To focus signals we use a parabolic antenna, just like your TV dish, all the satellite antennas around the world and all large telescopes.

slide15
On a satellite or probe we might be able to make this antenna 10m in diameter. For satellite and probe communication we use a frequency of about 10GHz, similar to that used for radar.
slide16
On a satellite or probe we might be able to make this antenna 10m in diameter. For satellite and probe communication we use a frequency of about 10GHz, similar to that used for radar.

There is a fundamental property of all waves called diffraction

slide17
On a satellite or probe we might be able to make this antenna 10m in diameter. For satellite and probe communication we use a frequency of about 10GHz, similar to that used for radar.

There is a fundamental property of all waves called diffraction and this limits the quality of focusing by an antenna.

slide18
On a satellite or probe we might be able to make this antenna 10m in diameter. For satellite and probe communication we use a frequency of about 10GHz, similar to that used for radar.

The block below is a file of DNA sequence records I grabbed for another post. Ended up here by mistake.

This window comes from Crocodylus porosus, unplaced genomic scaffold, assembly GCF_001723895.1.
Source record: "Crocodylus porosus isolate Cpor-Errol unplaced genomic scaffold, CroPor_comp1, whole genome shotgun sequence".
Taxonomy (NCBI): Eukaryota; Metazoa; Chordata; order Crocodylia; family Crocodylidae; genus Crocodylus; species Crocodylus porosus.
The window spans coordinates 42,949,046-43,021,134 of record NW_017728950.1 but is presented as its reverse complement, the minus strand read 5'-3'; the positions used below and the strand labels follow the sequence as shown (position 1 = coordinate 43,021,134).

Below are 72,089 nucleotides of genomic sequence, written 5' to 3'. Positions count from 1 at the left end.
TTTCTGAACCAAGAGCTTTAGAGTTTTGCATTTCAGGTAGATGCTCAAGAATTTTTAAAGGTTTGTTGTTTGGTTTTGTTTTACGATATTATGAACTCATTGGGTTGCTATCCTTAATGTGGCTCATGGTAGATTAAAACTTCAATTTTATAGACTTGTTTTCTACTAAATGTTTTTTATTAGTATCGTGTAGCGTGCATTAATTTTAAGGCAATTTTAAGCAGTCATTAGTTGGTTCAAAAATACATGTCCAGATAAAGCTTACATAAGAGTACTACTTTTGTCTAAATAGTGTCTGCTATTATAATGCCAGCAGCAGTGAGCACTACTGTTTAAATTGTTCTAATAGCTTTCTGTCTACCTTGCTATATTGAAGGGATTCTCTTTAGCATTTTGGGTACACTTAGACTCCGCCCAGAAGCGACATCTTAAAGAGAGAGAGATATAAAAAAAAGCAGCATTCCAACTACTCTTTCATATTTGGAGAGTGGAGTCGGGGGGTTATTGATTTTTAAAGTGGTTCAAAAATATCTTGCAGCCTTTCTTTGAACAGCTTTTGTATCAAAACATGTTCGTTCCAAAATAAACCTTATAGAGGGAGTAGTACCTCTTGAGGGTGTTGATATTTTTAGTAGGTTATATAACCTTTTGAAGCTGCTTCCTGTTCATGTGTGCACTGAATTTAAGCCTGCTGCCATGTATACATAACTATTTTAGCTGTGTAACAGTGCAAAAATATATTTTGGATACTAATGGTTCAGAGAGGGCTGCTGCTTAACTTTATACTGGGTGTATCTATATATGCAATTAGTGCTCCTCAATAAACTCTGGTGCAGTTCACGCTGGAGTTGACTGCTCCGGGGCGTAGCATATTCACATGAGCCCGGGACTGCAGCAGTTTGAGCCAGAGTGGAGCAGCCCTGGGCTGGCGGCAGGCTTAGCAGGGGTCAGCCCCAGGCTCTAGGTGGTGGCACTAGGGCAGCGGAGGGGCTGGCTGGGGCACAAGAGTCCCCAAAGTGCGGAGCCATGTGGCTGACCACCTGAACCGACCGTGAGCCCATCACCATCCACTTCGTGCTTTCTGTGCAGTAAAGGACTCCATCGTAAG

There is a fundamental property of all waves called diffraction and this limits the quality of focusing by an antenna.

It turns out that antennas radiate into a cone, whose angle is dependent on the size of the antenna and the wavelength of the signal.

slide19
The angle of the cone is given by the fraction wavelength/aperture (size) of antenna:-
slide20
The angle of the cone is given by the fraction wavelength/aperture (size) of antenna:-

tan angle θ = λ/a

slide21
The angle of the cone is given by the fraction wavelength/aperture (size) of antenna:-

tan angle θ = λ/a